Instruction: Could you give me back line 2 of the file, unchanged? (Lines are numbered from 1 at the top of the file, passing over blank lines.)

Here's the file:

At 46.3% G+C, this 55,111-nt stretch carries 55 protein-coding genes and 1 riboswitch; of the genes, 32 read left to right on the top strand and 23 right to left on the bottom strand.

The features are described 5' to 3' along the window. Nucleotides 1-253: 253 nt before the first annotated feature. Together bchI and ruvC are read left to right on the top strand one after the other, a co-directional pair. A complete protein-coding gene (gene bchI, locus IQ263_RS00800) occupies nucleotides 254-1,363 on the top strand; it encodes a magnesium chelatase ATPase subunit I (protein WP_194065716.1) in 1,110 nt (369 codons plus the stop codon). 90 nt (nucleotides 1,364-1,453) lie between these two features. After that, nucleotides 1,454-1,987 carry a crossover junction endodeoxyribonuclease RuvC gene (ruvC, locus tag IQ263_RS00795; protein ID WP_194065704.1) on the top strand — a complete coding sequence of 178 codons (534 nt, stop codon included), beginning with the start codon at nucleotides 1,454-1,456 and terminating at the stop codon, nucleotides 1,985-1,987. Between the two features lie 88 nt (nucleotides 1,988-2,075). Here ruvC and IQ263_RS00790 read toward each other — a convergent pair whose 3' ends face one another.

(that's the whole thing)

The features are described 5' to 3' along the window. Nucleotides 1-253: 253 nt before the first annotated feature. Together bchI and ruvC are read left to right on the top strand one after the other, a co-directional pair. A complete protein-coding gene (gene bchI, locus IQ263_RS00800) occupies nucleotides 254-1,363 on the top strand; it encodes a magnesium chelatase ATPase subunit I (protein WP_194065716.1) in 1,110 nt (369 codons plus the stop codon). 90 nt (nucleotides 1,364-1,453) lie between these two features. After that, nucleotides 1,454-1,987 carry a crossover junction endodeoxyribonuclease RuvC gene (ruvC, locus tag IQ263_RS00795; protein ID WP_194065704.1) on the top strand — a complete coding sequence of 178 codons (534 nt, stop codon included), beginning with the start codon at nucleotides 1,454-1,456 and terminating at the stop codon, nucleotides 1,985-1,987. Between the two features lie 88 nt (nucleotides 1,988-2,075). Here ruvC and IQ263_RS00790 read toward each other — a convergent pair whose 3' ends face one another.